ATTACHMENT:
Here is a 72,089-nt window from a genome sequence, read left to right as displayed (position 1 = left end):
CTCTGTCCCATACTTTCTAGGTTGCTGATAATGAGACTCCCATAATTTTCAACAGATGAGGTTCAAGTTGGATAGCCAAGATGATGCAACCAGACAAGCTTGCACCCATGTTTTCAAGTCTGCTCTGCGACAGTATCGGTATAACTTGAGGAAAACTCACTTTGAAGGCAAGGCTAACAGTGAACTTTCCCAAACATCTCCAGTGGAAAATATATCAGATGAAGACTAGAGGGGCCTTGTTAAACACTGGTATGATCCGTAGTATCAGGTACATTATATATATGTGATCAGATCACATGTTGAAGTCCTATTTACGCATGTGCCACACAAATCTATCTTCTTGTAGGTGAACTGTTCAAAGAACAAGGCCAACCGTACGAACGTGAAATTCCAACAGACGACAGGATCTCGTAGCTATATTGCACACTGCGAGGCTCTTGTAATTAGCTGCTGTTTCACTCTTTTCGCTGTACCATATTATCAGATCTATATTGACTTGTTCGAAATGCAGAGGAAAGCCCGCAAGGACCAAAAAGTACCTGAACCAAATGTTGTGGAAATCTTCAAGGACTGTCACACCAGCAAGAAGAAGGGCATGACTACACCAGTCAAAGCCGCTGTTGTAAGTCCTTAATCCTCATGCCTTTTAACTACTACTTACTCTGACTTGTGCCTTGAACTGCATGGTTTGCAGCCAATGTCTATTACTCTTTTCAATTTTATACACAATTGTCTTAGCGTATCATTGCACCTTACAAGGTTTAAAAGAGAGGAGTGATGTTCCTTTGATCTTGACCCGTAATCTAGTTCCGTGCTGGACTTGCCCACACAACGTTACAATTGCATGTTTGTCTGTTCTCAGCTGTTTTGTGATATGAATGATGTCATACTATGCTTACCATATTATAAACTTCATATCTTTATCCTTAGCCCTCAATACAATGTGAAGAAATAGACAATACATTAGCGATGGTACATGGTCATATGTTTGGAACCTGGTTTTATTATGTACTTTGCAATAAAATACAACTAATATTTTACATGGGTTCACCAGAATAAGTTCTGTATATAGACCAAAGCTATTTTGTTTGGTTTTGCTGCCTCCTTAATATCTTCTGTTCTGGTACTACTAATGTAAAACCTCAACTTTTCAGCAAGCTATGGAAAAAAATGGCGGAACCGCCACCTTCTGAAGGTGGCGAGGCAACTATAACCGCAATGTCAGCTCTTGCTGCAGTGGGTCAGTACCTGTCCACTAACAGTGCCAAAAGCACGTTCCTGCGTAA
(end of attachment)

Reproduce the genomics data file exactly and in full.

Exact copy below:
Here is a 72,089-nt window from a genome sequence, read left to right as displayed (position 1 = left end):
CTCTGTCCCATACTTTCTAGGTTGCTGATAATGAGACTCCCATAATTTTCAACAGATGAGGTTCAAGTTGGATAGCCAAGATGATGCAACCAGACAAGCTTGCACCCATGTTTTCAAGTCTGCTCTGCGACAGTATCGGTATAACTTGAGGAAAACTCACTTTGAAGGCAAGGCTAACAGTGAACTTTCCCAAACATCTCCAGTGGAAAATATATCAGATGAAGACTAGAGGGGCCTTGTTAAACACTGGTATGATCCGTAGTATCAGGTACATTATATATATGTGATCAGATCACATGTTGAAGTCCTATTTACGCATGTGCCACACAAATCTATCTTCTTGTAGGTGAACTGTTCAAAGAACAAGGCCAACCGTACGAACGTGAAATTCCAACAGACGACAGGATCTCGTAGCTATATTGCACACTGCGAGGCTCTTGTAATTAGCTGCTGTTTCACTCTTTTCGCTGTACCATATTATCAGATCTATATTGACTTGTTCGAAATGCAGAGGAAAGCCCGCAAGGACCAAAAAGTACCTGAACCAAATGTTGTGGAAATCTTCAAGGACTGTCACACCAGCAAGAAGAAGGGCATGACTACACCAGTCAAAGCCGCTGTTGTAAGTCCTTAATCCTCATGCCTTTTAACTACTACTTACTCTGACTTGTGCCTTGAACTGCATGGTTTGCAGCCAATGTCTATTACTCTTTTCAATTTTATACACAATTGTCTTAGCGTATCATTGCACCTTACAAGGTTTAAAAGAGAGGAGTGATGTTCCTTTGATCTTGACCCGTAATCTAGTTCCGTGCTGGACTTGCCCACACAACGTTACAATTGCATGTTTGTCTGTTCTCAGCTGTTTTGTGATATGAATGATGTCATACTATGCTTACCATATTATAAACTTCATATCTTTATCCTTAGCCCTCAATACAATGTGAAGAAATAGACAATACATTAGCGATGGTACATGGTCATATGTTTGGAACCTGGTTTTATTATGTACTTTGCAATAAAATACAACTAATATTTTACATGGGTTCACCAGAATAAGTTCTGTATATAGACCAAAGCTATTTTGTTTGGTTTTGCTGCCTCCTTAATATCTTCTGTTCTGGTACTACTAATGTAAAACCTCAACTTTTCAGCAAGCTATGGAAAAAAATGGCGGAACCGCCACCTTCTGAAGGTGGCGAGGCAACTATAACCGCAATGTCAGCTCTTGCTGCAGTGGGTCAGTACCTGTCCACTAACAGTGCCAAAAGCACGTTCCTGCGTAA